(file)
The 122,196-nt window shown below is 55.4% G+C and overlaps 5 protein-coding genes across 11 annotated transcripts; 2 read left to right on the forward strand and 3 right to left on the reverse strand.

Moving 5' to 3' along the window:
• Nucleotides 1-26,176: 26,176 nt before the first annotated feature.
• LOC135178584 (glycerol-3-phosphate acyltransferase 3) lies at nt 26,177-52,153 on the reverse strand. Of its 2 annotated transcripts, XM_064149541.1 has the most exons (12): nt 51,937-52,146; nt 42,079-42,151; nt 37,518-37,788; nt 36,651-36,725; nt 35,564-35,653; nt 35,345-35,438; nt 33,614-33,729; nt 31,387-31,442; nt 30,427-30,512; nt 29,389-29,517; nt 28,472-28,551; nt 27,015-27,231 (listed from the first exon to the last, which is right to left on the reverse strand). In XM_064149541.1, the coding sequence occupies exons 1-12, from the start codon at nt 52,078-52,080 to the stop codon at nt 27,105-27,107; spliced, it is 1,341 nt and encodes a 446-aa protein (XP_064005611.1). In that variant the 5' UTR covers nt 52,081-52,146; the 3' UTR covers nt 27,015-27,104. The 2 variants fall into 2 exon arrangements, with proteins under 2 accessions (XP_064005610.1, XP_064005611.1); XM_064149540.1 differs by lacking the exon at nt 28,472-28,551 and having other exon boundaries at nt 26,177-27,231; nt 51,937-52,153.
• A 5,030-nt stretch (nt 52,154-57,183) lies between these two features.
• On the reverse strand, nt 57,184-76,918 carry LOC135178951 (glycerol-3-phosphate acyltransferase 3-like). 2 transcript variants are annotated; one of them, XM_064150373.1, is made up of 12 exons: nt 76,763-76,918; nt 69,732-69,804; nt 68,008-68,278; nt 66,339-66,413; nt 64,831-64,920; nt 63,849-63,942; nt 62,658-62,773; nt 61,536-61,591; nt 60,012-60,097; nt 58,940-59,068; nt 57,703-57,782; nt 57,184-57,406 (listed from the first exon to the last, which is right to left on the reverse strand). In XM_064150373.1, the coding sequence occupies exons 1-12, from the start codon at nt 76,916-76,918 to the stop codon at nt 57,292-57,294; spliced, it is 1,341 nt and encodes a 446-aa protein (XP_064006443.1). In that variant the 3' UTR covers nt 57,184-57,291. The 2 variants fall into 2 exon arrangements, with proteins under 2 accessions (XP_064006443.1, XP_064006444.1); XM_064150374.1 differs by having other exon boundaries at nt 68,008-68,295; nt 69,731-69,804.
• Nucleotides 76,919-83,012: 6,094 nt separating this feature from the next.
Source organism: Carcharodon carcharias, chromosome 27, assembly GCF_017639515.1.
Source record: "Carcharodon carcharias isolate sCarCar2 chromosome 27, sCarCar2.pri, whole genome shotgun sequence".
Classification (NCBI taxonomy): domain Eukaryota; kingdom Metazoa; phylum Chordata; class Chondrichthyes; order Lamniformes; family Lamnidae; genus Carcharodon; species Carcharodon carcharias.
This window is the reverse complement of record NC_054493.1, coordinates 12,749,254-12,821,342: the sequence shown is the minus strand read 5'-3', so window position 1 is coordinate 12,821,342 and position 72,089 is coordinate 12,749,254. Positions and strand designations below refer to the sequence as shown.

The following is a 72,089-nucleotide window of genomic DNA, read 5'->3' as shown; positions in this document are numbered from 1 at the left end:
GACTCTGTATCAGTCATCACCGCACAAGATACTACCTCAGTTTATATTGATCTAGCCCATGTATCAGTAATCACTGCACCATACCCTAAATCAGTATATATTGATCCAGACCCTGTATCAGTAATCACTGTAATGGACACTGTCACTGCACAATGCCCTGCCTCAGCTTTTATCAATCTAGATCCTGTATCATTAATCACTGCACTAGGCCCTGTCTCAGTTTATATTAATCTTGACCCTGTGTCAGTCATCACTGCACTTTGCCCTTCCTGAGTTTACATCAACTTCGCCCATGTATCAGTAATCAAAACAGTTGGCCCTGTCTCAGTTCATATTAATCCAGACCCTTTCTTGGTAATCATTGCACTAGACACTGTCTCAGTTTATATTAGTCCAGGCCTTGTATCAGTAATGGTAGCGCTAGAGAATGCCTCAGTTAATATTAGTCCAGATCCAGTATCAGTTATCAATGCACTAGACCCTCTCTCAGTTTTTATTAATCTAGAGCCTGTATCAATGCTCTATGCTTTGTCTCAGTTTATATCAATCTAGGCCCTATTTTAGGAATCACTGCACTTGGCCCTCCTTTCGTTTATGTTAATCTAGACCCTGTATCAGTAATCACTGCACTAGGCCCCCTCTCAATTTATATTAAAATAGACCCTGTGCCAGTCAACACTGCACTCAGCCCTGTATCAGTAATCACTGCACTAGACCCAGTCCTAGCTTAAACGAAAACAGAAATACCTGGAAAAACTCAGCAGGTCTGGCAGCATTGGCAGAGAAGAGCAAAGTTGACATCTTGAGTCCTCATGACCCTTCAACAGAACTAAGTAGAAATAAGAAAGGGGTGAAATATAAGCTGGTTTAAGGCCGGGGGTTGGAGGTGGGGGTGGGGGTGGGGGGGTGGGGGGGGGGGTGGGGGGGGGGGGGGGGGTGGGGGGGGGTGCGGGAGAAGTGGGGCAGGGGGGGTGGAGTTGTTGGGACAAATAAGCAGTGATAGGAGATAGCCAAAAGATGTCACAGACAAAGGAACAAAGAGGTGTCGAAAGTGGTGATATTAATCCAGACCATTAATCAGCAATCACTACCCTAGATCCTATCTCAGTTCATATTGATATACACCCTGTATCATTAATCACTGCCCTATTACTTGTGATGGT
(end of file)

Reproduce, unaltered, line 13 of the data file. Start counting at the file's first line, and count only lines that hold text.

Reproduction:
GACTCTGTATCAGTCATCACCGCACAAGATACTACCTCAGTTTATATTGATCTAGCCCATGTATCAGTAATCACTGCACCATACCCTAAATCAGTATATATTGATCCAGACCCTGTATCAGTAATCACTGTAATGGACACTGTCACTGCACAATGCCCTGCCTCAGCTTTTATCAATCTAGATCCTGTATCATTAATCACTGCACTAGGCCCTGTCTCAGTTTATATTAATCTTGACCCTGTGTCAGTCATCACTGCACTTTGCCCTTCCTGAGTTTACATCAACTTCGCCCATGTATCAGTAATCAAAACAGTTGGCCCTGTCTCAGTTCATATTAATCCAGACCCTTTCTTGGTAATCATTGCACTAGACACTGTCTCAGTTTATATTAGTCCAGGCCTTGTATCAGTAATGGTAGCGCTAGAGAATGCCTCAGTTAATATTAGTCCAGATCCAGTATCAGTTATCAATGCACTAGACCCTCTCTCAGTTTTTATTAATCTAGAGCCTGTATCAATGCTCTATGCTTTGTCTCAGTTTATATCAATCTAGGCCCTATTTTAGGAATCACTGCACTTGGCCCTCCTTTCGTTTATGTTAATCTAGACCCTGTATCAGTAATCACTGCACTAGGCCCCCTCTCAATTTATATTAAAATAGACCCTGTGCCAGTCAACACTGCACTCAGCCCTGTATCAGTAATCACTGCACTAGACCCAGTCCTAGCTTAAACGAAAACAGAAATACCTGGAAAAACTCAGCAGGTCTGGCAGCATTGGCAGAGAAGAGCAAAGTTGACATCTTGAGTCCTCATGACCCTTCAACAGAACTAAGTAGAAATAAGAAAGGGGTGAAATATAAGCTGGTTTAAGGCCGGGGGTTGGAGGTGGGGGTGGGGGTGGGGGGGTGGGGGGGGGGGTGGGGGGGGGGGGGGGGGTGGGGGGGGGTGCGGGAGAAGTGGGGCAGGGGGGGTGGAGTTGTTGGGACAAATAAGCAGTGATAGGAGATAGCCAAAAGATGTCACAGACAAAGGAACAAAGAGGTGTCGAAAGTGGTGATATTAATCCAGACCATTAATCAGCAATCACTACCCTAGATCCTATCTCAGTTCATATTGATATACACCCTGTATCATTAATCACTGCCCTATTACTTGTGATGGT